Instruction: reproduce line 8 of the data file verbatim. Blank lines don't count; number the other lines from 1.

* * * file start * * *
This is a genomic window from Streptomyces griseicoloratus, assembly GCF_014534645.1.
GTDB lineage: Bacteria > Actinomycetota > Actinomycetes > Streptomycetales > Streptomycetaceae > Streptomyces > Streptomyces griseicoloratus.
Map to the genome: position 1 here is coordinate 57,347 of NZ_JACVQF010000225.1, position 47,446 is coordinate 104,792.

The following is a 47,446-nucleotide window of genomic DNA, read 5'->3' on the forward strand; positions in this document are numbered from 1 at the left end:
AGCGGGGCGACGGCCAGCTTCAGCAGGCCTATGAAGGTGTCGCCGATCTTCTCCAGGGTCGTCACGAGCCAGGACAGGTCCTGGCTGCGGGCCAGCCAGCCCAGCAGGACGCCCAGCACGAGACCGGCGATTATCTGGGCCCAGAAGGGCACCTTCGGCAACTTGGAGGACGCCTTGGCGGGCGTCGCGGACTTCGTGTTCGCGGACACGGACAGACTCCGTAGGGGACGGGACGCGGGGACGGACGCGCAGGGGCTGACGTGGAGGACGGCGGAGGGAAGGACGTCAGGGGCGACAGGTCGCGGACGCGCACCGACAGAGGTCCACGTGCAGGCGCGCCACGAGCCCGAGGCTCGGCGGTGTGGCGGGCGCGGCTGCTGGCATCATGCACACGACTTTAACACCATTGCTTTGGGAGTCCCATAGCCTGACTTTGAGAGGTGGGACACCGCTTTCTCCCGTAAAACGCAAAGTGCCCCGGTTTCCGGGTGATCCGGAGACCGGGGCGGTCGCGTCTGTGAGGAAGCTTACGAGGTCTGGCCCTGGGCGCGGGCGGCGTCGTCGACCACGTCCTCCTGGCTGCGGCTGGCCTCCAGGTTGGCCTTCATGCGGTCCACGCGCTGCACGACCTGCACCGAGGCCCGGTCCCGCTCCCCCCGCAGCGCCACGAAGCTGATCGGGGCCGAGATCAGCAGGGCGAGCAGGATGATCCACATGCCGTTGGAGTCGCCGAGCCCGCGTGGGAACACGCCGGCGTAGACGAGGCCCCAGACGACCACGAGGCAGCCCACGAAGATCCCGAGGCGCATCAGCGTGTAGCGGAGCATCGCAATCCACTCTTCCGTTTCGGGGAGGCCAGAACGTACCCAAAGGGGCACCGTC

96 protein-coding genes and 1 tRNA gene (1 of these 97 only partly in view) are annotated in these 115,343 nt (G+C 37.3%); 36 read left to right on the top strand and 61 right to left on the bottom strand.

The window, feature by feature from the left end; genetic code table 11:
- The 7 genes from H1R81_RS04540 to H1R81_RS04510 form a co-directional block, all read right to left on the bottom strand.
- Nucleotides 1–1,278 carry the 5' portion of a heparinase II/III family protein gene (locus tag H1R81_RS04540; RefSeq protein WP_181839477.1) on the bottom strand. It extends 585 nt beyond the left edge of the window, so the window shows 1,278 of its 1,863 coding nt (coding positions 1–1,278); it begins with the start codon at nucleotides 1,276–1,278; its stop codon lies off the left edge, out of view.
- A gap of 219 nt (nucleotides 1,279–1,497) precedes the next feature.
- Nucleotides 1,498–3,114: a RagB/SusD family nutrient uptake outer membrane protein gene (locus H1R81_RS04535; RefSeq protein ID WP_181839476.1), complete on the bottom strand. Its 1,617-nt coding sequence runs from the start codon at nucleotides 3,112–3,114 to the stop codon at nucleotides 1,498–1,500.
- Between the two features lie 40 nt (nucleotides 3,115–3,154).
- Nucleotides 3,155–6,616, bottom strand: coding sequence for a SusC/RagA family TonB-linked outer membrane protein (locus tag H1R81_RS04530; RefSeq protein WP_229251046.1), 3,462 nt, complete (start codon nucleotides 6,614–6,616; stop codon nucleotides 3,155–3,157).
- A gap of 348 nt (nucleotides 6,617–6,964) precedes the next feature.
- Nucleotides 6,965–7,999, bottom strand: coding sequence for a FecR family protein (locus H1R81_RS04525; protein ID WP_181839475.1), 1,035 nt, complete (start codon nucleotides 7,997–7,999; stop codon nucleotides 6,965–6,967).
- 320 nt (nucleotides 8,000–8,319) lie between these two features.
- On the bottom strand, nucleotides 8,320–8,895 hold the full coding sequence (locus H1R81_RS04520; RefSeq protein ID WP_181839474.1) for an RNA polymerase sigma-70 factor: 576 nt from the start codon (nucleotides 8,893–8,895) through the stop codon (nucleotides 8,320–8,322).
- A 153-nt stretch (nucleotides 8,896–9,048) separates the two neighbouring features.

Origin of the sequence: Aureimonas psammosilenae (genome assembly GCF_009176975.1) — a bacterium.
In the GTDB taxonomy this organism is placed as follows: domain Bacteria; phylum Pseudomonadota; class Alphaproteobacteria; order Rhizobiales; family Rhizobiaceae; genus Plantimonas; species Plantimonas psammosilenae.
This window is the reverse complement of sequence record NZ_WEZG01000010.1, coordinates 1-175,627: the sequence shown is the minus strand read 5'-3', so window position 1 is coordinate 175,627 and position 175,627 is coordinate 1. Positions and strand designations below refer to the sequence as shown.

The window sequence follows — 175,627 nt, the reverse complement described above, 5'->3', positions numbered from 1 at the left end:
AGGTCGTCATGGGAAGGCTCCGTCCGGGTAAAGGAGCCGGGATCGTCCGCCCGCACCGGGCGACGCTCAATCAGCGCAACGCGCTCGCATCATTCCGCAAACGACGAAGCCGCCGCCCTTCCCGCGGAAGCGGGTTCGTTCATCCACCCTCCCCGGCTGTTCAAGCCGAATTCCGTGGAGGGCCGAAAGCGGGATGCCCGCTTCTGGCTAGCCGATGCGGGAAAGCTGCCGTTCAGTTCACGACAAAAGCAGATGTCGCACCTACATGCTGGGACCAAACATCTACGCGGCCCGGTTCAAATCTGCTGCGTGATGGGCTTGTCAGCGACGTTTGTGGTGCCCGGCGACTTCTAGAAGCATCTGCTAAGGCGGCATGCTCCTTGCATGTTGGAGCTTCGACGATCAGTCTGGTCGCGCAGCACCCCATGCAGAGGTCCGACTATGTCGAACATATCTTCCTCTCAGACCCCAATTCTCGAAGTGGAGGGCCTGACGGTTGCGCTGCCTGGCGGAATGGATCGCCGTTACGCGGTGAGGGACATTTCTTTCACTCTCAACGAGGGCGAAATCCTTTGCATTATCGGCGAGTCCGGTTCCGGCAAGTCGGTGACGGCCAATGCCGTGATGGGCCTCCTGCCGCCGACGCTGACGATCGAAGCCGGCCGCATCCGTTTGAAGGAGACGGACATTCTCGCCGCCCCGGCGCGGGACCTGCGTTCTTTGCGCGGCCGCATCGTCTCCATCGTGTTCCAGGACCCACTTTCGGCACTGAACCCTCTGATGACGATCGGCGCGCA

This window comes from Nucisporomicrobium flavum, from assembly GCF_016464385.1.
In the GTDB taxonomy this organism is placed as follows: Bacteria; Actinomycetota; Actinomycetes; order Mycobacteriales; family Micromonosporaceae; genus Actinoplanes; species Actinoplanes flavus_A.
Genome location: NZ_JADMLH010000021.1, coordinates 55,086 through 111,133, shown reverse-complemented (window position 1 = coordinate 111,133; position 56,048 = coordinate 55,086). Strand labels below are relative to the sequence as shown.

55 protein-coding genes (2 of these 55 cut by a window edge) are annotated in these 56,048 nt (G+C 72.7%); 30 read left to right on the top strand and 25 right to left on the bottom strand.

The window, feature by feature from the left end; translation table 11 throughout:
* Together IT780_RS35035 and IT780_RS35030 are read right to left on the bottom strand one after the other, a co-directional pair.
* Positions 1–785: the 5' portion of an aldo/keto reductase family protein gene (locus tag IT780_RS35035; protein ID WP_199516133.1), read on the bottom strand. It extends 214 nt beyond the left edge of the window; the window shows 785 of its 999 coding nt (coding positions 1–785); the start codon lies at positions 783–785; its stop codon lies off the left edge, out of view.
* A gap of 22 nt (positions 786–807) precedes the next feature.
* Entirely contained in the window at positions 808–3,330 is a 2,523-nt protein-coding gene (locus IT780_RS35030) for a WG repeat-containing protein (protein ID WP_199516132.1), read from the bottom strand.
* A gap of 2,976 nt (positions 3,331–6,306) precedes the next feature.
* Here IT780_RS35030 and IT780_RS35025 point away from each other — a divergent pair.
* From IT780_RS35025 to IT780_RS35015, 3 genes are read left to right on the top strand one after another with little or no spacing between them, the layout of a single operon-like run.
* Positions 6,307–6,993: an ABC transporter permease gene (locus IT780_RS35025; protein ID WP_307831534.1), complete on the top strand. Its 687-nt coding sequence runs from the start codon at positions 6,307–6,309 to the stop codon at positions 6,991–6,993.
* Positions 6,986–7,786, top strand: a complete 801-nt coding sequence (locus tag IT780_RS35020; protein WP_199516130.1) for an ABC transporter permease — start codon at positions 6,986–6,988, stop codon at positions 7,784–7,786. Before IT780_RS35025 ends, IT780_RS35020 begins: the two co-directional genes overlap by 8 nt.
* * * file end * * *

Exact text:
- The 7 genes from H1R81_RS04540 to H1R81_RS04510 form a co-directional block, all read right to left on the bottom strand.